My experience was that, having established trusting relationships, four-year-old children were quite capable of indicating verbally and non-verbally when they had had enough. It was important for me to be sensitive to this and to allow them to leave to play elsewhere. We had agreed, prior to interviewing, that anyone could leave when they wanted to or ask for the taperecorder to be turned off. I also found that I knew the children well enough to realise when they were trying to give a response in order to please me, and reassured them that "I don't know" or "I'm not interested" were acceptable replies. After children had spoken, I repeated or summarised their contribution so they could correct any misunderstanding or misinterpretation immediately. Children were provided with transcripts and their parents asked to read these with them for further verification. The children were told their parents would read the transcripts so there was no breach of confidentiality or privacy.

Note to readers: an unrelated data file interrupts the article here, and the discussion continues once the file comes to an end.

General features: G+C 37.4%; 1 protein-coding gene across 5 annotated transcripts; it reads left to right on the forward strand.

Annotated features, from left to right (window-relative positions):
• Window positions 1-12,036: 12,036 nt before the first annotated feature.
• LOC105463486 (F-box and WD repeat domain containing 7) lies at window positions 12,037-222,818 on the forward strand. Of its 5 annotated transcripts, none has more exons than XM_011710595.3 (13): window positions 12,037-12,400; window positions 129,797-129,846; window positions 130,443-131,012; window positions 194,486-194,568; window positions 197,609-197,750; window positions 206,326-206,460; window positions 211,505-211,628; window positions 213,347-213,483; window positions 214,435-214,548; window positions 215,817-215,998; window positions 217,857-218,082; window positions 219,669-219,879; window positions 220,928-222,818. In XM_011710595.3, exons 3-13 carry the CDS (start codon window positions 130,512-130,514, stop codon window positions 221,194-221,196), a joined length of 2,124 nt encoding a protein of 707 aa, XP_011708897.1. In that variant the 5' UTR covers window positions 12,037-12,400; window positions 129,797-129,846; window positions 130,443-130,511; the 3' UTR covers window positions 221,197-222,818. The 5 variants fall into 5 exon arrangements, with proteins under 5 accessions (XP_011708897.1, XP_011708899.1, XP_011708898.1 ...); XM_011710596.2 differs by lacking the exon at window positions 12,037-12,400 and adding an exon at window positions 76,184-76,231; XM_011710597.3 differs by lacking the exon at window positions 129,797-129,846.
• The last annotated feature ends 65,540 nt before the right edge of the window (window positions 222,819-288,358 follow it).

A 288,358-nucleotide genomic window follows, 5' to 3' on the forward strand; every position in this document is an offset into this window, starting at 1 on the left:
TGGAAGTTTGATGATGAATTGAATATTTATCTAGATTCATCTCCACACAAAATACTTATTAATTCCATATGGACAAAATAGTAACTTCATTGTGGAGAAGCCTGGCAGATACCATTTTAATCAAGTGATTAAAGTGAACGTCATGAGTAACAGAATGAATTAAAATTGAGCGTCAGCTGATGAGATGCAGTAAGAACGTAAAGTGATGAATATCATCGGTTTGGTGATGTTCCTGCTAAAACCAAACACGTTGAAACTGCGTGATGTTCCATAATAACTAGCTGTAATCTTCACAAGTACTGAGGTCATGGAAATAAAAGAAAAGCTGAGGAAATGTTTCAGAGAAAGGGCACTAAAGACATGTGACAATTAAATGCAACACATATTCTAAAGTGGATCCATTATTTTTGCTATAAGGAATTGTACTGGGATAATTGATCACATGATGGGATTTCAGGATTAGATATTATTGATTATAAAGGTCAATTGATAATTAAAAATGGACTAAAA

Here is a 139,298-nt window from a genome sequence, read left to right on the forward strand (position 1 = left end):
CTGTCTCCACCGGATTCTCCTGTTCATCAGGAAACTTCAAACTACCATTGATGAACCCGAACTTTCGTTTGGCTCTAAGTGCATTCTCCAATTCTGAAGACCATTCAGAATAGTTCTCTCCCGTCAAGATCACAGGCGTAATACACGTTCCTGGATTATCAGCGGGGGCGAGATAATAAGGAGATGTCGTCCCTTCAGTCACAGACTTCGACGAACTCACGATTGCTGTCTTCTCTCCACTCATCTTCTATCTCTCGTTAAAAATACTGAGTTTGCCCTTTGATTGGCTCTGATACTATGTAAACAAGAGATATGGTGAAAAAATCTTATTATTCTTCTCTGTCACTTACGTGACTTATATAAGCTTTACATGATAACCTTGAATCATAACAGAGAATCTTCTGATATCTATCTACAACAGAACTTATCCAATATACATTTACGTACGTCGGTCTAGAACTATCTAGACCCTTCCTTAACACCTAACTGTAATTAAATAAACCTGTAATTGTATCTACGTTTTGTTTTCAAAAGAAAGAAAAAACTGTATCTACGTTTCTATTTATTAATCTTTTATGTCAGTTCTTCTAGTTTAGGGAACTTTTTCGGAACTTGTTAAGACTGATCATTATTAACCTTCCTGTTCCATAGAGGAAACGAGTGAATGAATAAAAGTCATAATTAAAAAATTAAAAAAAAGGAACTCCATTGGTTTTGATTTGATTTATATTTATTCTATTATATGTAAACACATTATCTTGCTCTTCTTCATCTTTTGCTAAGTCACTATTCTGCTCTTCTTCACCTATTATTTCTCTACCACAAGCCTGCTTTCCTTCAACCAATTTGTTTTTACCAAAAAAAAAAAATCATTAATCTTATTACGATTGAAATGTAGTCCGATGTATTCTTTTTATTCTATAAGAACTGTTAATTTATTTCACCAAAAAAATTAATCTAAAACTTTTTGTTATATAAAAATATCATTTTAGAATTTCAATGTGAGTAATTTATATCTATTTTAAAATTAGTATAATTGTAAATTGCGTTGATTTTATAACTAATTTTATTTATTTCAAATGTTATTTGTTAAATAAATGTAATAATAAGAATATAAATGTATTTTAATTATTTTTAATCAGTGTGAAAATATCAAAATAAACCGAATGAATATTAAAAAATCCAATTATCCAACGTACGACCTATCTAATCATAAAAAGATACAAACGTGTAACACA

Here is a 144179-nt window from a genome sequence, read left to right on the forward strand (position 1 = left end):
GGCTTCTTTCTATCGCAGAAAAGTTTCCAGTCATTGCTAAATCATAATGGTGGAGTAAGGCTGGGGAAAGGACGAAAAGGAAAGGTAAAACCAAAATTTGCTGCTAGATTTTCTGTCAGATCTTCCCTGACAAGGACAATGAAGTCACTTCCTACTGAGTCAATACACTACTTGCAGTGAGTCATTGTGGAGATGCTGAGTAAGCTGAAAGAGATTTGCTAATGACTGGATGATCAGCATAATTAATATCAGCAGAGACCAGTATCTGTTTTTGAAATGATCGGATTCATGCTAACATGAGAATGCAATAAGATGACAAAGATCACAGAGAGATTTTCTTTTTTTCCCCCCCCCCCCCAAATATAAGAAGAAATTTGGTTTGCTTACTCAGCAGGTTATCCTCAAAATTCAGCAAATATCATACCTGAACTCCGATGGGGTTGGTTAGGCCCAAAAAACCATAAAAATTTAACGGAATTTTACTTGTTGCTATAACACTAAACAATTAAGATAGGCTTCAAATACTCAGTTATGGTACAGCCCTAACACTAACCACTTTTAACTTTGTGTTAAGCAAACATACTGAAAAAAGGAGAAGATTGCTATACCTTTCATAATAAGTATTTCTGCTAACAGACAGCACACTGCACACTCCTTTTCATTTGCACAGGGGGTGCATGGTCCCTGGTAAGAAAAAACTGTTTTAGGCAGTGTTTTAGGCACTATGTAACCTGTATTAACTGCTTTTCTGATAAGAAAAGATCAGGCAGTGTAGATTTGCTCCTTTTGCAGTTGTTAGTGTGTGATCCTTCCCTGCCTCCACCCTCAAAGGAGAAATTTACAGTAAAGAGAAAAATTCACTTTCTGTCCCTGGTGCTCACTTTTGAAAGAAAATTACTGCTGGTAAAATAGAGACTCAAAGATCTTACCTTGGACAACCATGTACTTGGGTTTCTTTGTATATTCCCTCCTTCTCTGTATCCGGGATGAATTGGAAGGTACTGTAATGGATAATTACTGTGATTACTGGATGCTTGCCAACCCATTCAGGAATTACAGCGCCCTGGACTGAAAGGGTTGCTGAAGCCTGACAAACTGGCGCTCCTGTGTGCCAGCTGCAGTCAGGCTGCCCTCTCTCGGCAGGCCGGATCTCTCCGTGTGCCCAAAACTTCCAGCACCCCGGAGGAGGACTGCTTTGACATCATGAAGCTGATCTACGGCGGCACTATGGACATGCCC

Privacy considerations

In publicly reporting research from one specific setting, it may be difficult to assure participants of confidentiality or anonymity. Moreover, when research is undertaken in order to improve children's individual educational experiences, it may be appropriate that children are identifiable in some way. In this instance, the ethical consideration may be to ensure those who handle the data are aware of their responsibilities with regard to confidentiality. There may also be occasions when it is respectful to share ownership of the research results ­ Zeni's principle of credit. I originally gained consent as an outsider and allowed participants to choose their own pseudonyms ­ the children's choices ranged from Frankenstein to Orca and demonstrated early peer pressure with Penguin 1, 2 and 3! However, after I have negotiated the meaning of my data with the participants and discussed the results with them, I intend to ask them if they would like acknowledgement of their contributions by using their real names. Again, parental consent will support children's wishes, not replace them.